If people feel progress is starting to stagnate and prices are too high, just wait until the next process node (10nm FF). It'll make the 4 years at 28nm seem like it just breezed by.
 

TidusZ

Golden Member
Nov 13, 2007
1,767
1
81
TIL: You could buy GTX 1080 performance in 2012 for $350.

There is a reason why these kind of arguments can't be held. If you want to say the cost of a specific GPU die-size went up, sure you got that right.

However, performance stack - it's some what still the same.

Halo Parts outside of "Prosumer" or whatever the hell Nvidia/supporters want to call it are still $500+

Mainstream are still $200-300
Performance/Enthusiast are still $300-500

Relatively the same dollar value still nets you the same tier within current performance brackets.

In 2012 you were paying $350 for a card slotted between the $300 and $400 card performance, not GTX 1080 performance, which by today's standards is a $100 card at best.
In 2010 I bought a radeon 5870 for $300-350 CDN which was about as close to top of the line as the 1070 is now (second best, reasonably close to the best). The 1070 cost me $610 when I bought the cheapest one on newegg one week ago. Btw I said 2010 not 2012 and this is canadian currency.

In 2009, I bought a top of the line 2xGPU sandwiched on 1 card gtx 295 for like $500. Comparing it to today's cards 1:1, it would be a 1070 sli on 1 card (2 of the 2nd best cards in 1). It was the fastest card you could buy at the time. That'd cost about $1200 today.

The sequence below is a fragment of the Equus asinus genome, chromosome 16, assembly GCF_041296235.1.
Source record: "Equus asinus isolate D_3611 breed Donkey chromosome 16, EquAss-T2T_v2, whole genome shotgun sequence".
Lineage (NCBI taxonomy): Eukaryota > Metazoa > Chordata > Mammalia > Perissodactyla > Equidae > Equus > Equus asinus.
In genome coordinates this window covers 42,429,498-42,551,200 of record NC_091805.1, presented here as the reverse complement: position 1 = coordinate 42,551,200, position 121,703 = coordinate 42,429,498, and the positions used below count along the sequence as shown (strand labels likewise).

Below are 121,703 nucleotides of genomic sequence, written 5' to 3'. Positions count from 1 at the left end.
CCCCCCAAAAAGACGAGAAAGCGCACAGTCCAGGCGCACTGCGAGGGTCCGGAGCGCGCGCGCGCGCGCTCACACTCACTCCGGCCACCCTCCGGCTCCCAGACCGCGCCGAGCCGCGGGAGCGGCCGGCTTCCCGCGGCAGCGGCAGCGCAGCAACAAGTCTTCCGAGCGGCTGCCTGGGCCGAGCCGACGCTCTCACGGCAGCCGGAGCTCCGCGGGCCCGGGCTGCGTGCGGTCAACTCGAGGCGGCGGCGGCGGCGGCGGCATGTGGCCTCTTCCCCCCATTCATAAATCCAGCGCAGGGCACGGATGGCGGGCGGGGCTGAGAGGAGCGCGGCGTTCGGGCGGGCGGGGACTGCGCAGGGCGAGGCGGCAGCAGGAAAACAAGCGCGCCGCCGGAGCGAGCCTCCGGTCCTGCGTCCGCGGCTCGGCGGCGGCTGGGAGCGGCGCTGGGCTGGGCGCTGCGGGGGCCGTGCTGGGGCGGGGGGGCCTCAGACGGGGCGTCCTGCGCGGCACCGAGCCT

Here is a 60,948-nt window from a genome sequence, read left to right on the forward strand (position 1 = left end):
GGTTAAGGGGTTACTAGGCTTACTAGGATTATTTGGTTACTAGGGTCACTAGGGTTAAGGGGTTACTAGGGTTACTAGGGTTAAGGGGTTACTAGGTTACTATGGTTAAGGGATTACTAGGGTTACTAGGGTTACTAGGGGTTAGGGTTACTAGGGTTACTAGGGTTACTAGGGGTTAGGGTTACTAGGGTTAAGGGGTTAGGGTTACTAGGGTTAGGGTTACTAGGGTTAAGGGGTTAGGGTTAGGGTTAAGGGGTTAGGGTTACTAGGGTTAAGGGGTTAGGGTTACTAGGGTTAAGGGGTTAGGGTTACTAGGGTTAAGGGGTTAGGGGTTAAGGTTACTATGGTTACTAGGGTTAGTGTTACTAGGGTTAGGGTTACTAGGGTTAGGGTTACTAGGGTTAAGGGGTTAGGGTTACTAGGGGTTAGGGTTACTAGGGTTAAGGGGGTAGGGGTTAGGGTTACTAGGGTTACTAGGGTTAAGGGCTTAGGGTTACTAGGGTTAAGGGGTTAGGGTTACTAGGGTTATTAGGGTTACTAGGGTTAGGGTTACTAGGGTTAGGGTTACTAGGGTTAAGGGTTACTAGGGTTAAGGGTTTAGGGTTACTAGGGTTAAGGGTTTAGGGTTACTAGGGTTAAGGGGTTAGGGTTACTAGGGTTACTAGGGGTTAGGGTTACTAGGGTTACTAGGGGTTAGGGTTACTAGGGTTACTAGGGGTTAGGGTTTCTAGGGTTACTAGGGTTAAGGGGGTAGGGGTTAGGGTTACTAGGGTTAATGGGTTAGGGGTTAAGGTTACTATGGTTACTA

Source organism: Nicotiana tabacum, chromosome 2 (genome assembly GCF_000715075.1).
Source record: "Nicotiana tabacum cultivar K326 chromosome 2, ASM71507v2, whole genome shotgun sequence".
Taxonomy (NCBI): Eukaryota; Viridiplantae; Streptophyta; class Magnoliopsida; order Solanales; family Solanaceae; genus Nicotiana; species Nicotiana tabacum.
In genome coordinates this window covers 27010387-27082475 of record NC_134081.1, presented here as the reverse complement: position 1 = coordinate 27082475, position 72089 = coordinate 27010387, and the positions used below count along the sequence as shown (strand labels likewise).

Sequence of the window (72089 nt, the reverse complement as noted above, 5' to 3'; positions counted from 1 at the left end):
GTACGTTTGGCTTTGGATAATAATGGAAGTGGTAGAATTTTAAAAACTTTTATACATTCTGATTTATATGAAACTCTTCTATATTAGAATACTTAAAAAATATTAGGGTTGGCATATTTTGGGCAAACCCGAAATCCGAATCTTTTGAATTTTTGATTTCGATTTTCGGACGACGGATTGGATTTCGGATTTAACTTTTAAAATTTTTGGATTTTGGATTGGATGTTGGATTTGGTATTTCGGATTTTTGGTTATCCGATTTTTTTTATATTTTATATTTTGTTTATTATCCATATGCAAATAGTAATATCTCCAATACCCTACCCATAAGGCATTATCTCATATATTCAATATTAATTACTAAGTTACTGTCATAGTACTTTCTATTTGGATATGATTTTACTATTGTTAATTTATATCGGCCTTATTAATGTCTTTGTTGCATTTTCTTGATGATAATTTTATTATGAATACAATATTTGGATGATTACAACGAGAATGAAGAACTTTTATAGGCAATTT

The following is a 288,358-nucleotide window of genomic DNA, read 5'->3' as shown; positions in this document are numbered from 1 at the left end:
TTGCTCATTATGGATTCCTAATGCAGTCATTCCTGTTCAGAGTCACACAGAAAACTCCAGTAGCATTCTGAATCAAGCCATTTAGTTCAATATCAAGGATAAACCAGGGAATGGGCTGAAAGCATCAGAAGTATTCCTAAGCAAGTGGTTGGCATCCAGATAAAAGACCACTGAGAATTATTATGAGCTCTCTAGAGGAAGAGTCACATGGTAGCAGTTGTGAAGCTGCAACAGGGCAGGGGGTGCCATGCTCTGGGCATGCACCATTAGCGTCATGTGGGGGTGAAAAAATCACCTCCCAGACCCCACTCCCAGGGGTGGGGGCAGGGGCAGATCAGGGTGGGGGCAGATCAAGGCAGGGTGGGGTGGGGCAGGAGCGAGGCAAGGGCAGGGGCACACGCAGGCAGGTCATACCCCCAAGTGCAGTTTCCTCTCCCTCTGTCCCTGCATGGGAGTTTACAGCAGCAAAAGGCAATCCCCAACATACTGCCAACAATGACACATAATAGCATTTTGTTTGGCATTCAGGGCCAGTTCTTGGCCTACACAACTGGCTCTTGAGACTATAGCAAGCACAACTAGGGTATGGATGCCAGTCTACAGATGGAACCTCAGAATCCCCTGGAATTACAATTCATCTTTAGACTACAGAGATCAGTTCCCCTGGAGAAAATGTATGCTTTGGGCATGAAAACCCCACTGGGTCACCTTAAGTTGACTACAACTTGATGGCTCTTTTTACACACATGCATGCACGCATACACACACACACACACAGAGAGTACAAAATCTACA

If you wanna go back to 2002, I recall buying a Geforce 4 ti 4200 for well under $300 CDN and it was within 20% of the fastest card b4 overclocking and probably about 5% after both are overclocked. That was a sub $200 USD card. Of course the top of the line card at that time was only around $320 USD compared to 1080 at well over $600 USD.

$300 CDN used to get you the second best card, with perhaps some change left over. When GTX 670 came out it now cost over $400, and with 1070 its $600+ CDN to get the 2nd best card or $1000-1700 CDN for the best card now (I'd say titan is comparable to the 2 gpu on 1 card that they never seem to make anymore, and which cost $500 CDN in 2009).

I've been buying videocards and reading reviews and shit on them since before geforce existed (since before AGP even) and I've seen the prices get ridiculous only fairly recently in the last 5 years or so. Of course that coincides with ATI not being able to keep up with the fastest NVIDIA cards, which they were able to do 5 years ago when they often had the fastest card.

A similar situation has existed/still exists with AMD/Intel, but luckily the price gouging by Intel has been absolutely minimal compared to what NVIDIA has done.

I bought a 1070 tho so I guess I'm part of the problem, but doesn't mean I'm gonna deny the history of it.
 
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Rifter

Lifer
Oct 9, 1999
11,518
745
126